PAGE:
Equal Rites — Terry Pratchett

Cover of Equal Rites


Equal Rites
Terry Pratchett
283 pages
published in 1987

With the third novel in the series, Equal Rites, it became clear that the Discworld was more than just the sum of its characters. Gone were Rincewind, Twoflower and the Luggage, as an entire new setting and cast turned up. This wasn’t something that had been done much — or ever — in fantasy before, not often done after either. It must’ve seemed a bit of a gamble at the time, but this freedom to change protagonists and settings is what made the Discworld series, what has been keeping it from going stale for so long. If you don’t like one particular subseries, there are several others that you can read. Of course it also helps that Pratchett has been such a good writer for so long…

Equal Rites is the first Witches story, though the Granny Weatherwax that shows up here isn’t quite the one we get to know better in the later novels, differing somewhat even from how she’s portrayed in Wyrd Sisters three books onwards. The plot of the story is all about how if you’re a wizard on the verge of dying and looking for an eight son of an eight son to hand your staff over to, it helps to not be too hasty and check that eight son of an eight son isn’t actually a daughter…

Which it turns out to be and Eskarina “Esk” Smith duly turns out to have wizardly powers. Unfortunately, girls can’t be wizards and besides, in Bad Ass there’s nobody to teach her wizardry anyway. Instead, once her talents become too much to be ignored, she’s apprenticed to Granny Weatherwax to become a witch. Witchcraft is very different from wizardry though, much more headology and herb knowledge, less turning people into frogs or spewing flames from a staff.

It turns out to not be enough for Esk, she needs to learn proper magic and runs away to Ankh Morpork, followed by Granny Weatherwax. On the way she meets an apprentice wizard named Simon, one of the greatest magical talents the Unseen University has seen in eons. He’s very good in theoretical magic, where he can explain things so well that he can make his audiences become ignorant on a much more fundamental level than ordinary people. Simon, while brilliant and a decent bloke all around is unfortunately somewhat of a beacon for the things from the Dungeon Dimensions, always looking for a way into the Discworld, which is the dimensional equivalent to close to the shops and near the buses. Of course it’s up to Esk to save him, but she has her own problems as well, starting with the struggle to be actually taken seriously by the wizards of the Unseen University.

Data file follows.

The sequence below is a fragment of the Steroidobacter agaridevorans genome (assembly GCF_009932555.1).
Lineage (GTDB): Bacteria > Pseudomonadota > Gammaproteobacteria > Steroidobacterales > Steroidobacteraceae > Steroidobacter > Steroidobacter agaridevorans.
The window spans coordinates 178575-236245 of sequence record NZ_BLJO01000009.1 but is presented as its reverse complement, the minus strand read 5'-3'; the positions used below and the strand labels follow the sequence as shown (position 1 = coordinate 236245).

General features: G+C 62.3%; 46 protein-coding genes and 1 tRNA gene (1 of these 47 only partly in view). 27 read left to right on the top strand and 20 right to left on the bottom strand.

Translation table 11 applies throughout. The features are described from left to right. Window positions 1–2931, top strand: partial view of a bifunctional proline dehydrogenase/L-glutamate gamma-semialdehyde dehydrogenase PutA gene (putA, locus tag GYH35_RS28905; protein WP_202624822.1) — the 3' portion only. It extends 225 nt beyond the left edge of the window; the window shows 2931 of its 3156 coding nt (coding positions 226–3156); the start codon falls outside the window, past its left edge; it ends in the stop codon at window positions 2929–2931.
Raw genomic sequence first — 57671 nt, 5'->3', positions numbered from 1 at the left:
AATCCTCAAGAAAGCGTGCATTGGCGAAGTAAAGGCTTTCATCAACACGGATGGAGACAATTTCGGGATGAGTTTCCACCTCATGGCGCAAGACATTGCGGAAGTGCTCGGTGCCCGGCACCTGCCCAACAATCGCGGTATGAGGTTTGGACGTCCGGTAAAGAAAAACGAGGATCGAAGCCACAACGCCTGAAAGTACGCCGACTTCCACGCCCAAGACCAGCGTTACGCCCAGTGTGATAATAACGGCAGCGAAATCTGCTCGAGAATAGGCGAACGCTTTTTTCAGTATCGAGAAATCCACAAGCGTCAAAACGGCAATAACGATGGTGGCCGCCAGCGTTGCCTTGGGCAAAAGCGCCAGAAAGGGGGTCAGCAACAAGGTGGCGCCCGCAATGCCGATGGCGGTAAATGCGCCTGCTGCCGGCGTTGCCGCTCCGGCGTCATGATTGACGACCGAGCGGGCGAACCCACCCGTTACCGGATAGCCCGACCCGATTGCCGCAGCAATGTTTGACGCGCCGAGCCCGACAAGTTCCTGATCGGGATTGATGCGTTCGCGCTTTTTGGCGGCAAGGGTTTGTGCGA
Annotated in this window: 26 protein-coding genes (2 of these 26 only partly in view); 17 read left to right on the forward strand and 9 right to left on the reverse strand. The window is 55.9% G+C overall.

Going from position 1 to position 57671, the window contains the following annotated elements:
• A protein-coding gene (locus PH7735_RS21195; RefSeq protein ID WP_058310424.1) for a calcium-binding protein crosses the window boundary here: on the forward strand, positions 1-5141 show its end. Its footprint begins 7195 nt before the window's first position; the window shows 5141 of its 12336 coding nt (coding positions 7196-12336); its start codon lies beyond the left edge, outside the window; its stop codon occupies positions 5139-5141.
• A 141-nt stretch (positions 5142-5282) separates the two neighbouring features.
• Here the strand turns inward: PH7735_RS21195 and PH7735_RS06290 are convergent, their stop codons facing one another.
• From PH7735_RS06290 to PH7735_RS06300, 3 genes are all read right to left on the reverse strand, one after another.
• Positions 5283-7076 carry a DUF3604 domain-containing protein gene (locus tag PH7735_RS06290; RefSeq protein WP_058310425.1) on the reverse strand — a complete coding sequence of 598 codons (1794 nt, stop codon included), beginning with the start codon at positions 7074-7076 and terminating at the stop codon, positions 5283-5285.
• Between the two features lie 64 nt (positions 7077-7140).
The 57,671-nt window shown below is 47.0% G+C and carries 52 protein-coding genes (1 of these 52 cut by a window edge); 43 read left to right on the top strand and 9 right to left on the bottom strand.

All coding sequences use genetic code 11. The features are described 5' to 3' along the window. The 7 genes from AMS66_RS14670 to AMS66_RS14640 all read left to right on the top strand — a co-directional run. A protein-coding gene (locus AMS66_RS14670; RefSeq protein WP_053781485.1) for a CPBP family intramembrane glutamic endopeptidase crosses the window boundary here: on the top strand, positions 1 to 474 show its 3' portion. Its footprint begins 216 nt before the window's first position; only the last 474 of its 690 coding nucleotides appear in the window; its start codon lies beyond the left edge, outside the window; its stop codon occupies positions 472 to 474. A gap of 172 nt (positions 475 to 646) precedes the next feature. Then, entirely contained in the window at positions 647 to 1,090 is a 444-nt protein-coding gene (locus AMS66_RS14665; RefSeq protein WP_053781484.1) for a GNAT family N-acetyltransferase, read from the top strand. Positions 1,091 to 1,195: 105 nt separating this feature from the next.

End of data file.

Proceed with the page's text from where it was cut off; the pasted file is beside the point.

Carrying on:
Equal Rites is beside the first witches book, also the first Discworld novel in which we get a closer look at non-Rincewind wizards, who don’t come out looking all that well. Chauvenistic, overtly proud, constantly scheming amongst each other to advance their careers (usually by making sure the wizard standing in their way is no longer doing so for reason of death), they’re still a while away from their later portrayals. Wizardry is also somewhat more dangerous than it would be later, with the wizardy death toll not insignificant here and in the next two books…

Though Pratchett is firmly on Esk’s side regarding her ambitions, he’s still fundamentally conservative here: the status quo of female witches and male wizards is quickly reinstated, Esk and Simon get their happy ending and exit stage left and nothing more is heard of female wizards for the rest of the series. There is somewhat of an separate but equal vibe to this whole wizards and witches setup, certainly in these early stages.

On the whole Equal Rites is a giant step forward in Pratchett’s evolution as a writer; it feels much more like a proper Discworld novel than the first two books did.

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